This is far from being "the first novel to tell both sides of the story" as the blurb puts it. Samuel Richardson's masterpiece, Clarissa, made devastating use of the technique in the middle of the 18th century, in the form of letters that Clarissa and the rake Lovelace write to confidants.
Still, the structure has a certain novelty value and the authors have been shrewder still. The story is, needless to say, boy meets girl, but it's not just any boy and any girl. There is an apparently insatiable craving for Bridget Jones-like and Nick Hornby-like books. What if you had Bridget and Nick in the same book? What if you had a girl trying to cut down on cigarettes, worrying about her weight, frustrated in her job and desperate for a man meeting a guy who is all laddish and having lots of affairs but this facade, this fear of commitment, just hides an intense capacity for emotion?
The pastiche is so cheerfully brazen as to be rather endearing. On the first page of Josie Lloyd's first chapter, Amy Rees is staring in the bathroom mirror, on page two she describes herself as a warthog and on the phone to her best mate; on page three she's worried about not having sex for six months (with a joke about her hymen growing back that is funny, but I think Kathy Lette made it first), and on page four she's smoking a cigarette, having given up for 20 minutes.
Emlyn Rees's style as Jack Rossiter is Nick Hornby Behaving Badly with a touch of early Martin Amis. The first sex scene between Jack and Amy could politely be described as a detailed homage to the first sex scene between Charles and Rachel in Amis's The Rachel Papers.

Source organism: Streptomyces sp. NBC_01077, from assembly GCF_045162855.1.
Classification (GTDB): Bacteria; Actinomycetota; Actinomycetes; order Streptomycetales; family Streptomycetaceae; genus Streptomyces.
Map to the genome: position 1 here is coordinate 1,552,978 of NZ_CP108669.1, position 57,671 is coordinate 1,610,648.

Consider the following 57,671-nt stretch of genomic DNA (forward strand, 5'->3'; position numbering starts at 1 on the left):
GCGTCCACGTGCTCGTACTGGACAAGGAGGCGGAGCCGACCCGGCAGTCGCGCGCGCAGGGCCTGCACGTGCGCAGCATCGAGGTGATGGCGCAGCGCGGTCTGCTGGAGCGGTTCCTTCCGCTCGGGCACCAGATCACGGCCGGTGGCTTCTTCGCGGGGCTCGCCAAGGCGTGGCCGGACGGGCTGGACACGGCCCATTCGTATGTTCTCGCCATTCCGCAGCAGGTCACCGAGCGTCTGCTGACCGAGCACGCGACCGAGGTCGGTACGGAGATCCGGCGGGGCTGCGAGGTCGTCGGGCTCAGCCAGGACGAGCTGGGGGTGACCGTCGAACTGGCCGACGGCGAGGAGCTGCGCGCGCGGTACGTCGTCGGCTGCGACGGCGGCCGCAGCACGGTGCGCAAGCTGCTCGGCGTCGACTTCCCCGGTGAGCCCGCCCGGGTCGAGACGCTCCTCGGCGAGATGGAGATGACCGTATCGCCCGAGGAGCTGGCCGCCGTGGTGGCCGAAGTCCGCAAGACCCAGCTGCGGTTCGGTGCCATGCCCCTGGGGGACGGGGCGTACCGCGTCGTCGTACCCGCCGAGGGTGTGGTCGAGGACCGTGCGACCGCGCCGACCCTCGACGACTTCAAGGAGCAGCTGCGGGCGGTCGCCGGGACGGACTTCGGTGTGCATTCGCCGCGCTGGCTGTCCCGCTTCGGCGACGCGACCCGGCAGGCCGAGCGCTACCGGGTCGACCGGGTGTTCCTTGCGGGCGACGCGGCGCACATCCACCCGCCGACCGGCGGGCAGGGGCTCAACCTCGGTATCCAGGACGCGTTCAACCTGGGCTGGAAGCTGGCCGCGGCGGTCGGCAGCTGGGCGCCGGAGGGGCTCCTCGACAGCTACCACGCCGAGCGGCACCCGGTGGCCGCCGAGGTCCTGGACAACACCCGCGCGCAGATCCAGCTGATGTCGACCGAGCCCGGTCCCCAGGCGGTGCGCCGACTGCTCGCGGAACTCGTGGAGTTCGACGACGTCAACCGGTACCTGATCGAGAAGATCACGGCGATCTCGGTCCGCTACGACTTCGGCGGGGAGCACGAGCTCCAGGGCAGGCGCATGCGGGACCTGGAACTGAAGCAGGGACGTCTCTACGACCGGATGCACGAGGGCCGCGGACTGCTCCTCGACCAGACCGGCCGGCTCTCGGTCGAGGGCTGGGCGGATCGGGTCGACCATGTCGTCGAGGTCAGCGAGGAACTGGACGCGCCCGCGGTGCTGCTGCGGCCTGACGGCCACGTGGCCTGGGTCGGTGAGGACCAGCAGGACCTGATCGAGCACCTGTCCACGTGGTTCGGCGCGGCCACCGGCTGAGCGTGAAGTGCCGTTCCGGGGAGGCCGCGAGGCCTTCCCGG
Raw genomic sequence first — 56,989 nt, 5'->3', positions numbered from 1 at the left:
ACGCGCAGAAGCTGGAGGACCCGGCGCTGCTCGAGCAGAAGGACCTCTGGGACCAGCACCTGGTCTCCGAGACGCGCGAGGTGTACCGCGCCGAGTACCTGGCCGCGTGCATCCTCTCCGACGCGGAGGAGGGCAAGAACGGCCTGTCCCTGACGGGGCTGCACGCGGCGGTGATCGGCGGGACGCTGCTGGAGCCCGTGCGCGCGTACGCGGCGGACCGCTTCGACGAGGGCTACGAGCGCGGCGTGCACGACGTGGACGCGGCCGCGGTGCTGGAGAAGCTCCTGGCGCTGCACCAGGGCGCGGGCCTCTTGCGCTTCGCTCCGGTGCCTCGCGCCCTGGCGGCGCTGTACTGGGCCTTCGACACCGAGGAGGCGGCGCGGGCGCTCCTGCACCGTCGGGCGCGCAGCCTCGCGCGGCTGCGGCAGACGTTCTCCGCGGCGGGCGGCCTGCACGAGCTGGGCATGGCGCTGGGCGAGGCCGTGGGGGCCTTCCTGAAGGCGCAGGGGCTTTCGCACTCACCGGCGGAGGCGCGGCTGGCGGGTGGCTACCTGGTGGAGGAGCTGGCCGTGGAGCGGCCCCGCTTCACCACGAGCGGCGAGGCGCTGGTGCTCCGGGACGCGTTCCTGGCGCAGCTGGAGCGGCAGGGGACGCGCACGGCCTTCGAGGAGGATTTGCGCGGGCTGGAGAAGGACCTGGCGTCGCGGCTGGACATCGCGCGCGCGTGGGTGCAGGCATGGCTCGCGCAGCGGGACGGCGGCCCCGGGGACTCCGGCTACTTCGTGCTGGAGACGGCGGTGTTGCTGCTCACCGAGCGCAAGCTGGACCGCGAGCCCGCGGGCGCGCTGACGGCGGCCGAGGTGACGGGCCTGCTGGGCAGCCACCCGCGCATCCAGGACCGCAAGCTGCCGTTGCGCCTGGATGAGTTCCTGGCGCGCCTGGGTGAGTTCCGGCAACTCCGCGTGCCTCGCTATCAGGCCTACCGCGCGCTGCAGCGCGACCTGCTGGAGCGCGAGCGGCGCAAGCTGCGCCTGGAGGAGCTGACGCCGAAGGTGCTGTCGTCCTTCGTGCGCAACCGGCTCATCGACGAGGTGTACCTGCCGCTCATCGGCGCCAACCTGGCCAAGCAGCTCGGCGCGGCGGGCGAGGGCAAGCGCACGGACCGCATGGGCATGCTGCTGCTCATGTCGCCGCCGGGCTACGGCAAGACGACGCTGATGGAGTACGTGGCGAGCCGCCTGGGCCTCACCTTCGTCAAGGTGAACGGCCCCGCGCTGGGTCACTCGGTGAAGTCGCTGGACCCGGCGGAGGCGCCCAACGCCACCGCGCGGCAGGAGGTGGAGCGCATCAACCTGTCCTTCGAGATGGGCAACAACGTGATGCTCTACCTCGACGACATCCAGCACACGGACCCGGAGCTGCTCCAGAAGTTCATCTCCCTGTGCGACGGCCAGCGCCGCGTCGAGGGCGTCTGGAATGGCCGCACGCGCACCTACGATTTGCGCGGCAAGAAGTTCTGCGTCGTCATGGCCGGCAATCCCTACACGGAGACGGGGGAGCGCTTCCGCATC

The story is just Mills and Boon with grunge veneer. Jack and Amy meet, have sex, gradually fall in love, though Jack has difficulty in expressing this because he's a bloke and scared of commitment. But just at the moment when he's acknowledging his feelings, enter Bad Girl, who provokes him into a very peculiar act of forced infidelity. He confesses and Amy breaks off with him. Both are heartbroken and the question in the final chapters is whether love can find a way.
The reason I am reviewing this book is that I have written collaborative novels myself, with my wife Nicci Gerrard, under the inspired pen-name of Nicci French. Obviously, we write completely different kinds of books. Nicci and I are trying for a single, seamless narrative, and we're happiest when we hear from readers who didn't even know that Nicci French is a non-existent schizophrenic hermaphrodite.
The point of Come Together is for the narrative voices to clash and contradict. Readers should not expect any tricky narrative games: this isn't Rashomon. Jack tells a certain part of the story, then Amy takes it over for a while, then Jack continues.
One fairly amusing transition happens right in the middle of the first sex scene, but for the most part it is remarkable how little the authors exploit the comic possibilities of the form. "He can't read her mind. She can't read his," the blurb promises. You expect misinterpretations, partial explanations, prudent deceptions, but the comedy largely consists of one character not knowing something about the other, then knowing it.
This is not a book that does anything more than tell you things about men and women you've read elsewhere. It flatters its main characters and reassures its readers, but there's a cheerfulness even about its third- handedness. Come Together reads as if it were a laugh to write, but that's not necessarily a compliment.Reuse content